Grades Are In For Day Care Centers Under State's New Star-Rated License System
Posted September 17, 2000
WAKE COUNTY — It has been three weeks since the state's new star-rated license system for day care facilities went into effect. Centers and child care homes who got their applications in just before the deadline are now starting to find out how they stack up against the competition.
Happy faces mean a lot to parents when their children are in daycare, but a five-star license means even more.
"It makes a really big difference to me," says Tradisha McKnight who has her 8-month-old daughter, Serenity, at the Walnut Terrace Child Development Center.
The Walnut Terrace Center was one of five centers in Wake County to get five stars. Now, the center is in demand.
"We were so excited. The phone is ringing off the hook everyday," says director Connie Watson. "We have a waiting list. People are saying they saw it on the Internet."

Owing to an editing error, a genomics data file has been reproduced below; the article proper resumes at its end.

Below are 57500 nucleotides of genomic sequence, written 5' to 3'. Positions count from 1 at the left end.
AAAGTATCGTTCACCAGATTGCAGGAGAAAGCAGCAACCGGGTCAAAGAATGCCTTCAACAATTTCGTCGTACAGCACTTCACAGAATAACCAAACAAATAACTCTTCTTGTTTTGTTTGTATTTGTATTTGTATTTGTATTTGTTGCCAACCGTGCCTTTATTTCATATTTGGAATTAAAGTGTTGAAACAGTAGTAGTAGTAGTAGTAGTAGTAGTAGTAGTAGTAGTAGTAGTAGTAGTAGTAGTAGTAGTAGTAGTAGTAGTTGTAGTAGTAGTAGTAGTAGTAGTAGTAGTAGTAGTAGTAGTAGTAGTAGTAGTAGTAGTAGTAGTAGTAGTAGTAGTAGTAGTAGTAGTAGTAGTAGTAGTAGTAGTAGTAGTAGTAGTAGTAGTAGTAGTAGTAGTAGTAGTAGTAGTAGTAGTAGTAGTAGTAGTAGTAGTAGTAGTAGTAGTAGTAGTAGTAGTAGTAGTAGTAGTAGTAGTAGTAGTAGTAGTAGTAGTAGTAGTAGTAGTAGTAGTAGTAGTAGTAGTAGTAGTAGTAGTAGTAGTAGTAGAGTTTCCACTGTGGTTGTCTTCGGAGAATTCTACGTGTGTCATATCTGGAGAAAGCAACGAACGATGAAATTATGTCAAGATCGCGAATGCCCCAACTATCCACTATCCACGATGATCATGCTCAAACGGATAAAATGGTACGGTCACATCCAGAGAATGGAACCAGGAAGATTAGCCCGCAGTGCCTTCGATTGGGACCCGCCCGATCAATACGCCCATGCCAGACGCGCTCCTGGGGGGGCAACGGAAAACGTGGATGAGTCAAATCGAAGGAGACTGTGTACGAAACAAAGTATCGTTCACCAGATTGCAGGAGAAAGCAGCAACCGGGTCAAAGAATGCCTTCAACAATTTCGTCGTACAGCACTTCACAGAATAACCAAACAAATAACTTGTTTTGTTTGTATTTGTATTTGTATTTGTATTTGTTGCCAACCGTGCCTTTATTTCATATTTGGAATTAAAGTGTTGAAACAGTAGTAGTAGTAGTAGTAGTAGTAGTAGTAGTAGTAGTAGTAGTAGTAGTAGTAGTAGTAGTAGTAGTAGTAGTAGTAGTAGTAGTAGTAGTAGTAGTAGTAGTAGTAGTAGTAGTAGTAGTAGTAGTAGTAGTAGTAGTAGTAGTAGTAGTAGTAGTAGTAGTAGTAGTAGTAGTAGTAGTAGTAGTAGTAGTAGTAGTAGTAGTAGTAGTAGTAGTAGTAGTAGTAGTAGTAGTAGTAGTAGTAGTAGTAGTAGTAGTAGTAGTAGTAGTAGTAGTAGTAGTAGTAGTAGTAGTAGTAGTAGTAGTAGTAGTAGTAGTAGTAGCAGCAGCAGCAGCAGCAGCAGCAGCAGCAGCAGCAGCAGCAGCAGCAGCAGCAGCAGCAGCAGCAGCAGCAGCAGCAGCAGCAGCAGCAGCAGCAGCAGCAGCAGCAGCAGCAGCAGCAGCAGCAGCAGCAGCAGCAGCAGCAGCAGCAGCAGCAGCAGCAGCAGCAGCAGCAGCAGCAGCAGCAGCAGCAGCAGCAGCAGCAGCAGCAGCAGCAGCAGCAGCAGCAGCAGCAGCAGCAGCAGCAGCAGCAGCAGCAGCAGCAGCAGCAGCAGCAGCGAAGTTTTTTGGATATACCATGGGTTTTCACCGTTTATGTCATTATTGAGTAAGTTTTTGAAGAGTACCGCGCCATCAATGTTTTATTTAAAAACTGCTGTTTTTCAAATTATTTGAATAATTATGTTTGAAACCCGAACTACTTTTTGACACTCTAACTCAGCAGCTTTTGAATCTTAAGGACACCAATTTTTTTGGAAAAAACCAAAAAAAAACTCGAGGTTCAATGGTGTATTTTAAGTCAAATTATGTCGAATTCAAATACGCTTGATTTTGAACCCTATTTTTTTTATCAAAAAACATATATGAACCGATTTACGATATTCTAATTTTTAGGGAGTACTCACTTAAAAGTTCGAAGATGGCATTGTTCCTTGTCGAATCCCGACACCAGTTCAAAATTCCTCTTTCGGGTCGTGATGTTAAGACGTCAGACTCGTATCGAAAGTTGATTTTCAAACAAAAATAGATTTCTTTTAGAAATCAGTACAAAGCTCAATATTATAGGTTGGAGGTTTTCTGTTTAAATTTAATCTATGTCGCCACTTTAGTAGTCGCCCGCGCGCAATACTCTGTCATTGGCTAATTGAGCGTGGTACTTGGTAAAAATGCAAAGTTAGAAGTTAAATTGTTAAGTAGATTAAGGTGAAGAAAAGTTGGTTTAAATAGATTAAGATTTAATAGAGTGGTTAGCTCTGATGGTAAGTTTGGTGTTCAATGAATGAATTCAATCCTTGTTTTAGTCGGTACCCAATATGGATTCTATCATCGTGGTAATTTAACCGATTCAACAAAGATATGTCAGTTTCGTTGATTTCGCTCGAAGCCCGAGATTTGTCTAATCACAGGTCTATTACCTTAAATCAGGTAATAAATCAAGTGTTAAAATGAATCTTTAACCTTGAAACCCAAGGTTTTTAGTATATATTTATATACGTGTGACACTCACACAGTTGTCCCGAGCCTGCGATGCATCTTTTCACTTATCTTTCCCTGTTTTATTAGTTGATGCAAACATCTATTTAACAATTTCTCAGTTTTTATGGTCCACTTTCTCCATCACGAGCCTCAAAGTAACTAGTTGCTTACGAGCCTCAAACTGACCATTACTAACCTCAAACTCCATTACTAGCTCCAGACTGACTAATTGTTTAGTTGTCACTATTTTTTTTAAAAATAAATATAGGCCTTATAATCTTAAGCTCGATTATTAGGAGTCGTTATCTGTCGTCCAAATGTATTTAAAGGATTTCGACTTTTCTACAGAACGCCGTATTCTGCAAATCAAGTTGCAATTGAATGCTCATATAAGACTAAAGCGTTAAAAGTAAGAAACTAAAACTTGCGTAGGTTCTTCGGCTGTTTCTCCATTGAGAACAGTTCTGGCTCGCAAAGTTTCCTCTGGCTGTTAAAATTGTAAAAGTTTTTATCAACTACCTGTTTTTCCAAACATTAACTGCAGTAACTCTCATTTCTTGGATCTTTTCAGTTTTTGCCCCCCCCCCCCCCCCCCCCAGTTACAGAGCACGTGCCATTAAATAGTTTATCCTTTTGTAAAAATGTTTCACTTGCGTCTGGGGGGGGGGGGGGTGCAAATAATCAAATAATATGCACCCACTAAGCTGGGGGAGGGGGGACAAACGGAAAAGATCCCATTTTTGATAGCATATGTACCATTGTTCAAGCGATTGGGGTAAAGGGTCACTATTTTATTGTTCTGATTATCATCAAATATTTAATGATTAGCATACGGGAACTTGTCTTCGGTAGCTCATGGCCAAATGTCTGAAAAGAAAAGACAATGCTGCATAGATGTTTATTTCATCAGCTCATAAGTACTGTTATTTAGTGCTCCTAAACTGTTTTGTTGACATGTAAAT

Teachers at the Primrose Schools in Cary were also thrilled and relieved by the news that they had received five stars.
Owner Kathy Miller says the rating is a reflection of months of hard work. She says it also gives parents a good feeling about where their money goes.
"You can feel like you're five-star, but until you actually get the rating, you can't count on it," she says. "If you're at the top of the tuition market, you need to be at the top of the quality market."
The centers, which have gone through the process, say it has improved their facilities. They cite more teacher training, lower teacher/child ratios and more equipment in the classrooms as some of the biggest improvements.
More than half of the centers, which are eligible, have applied for the rated license.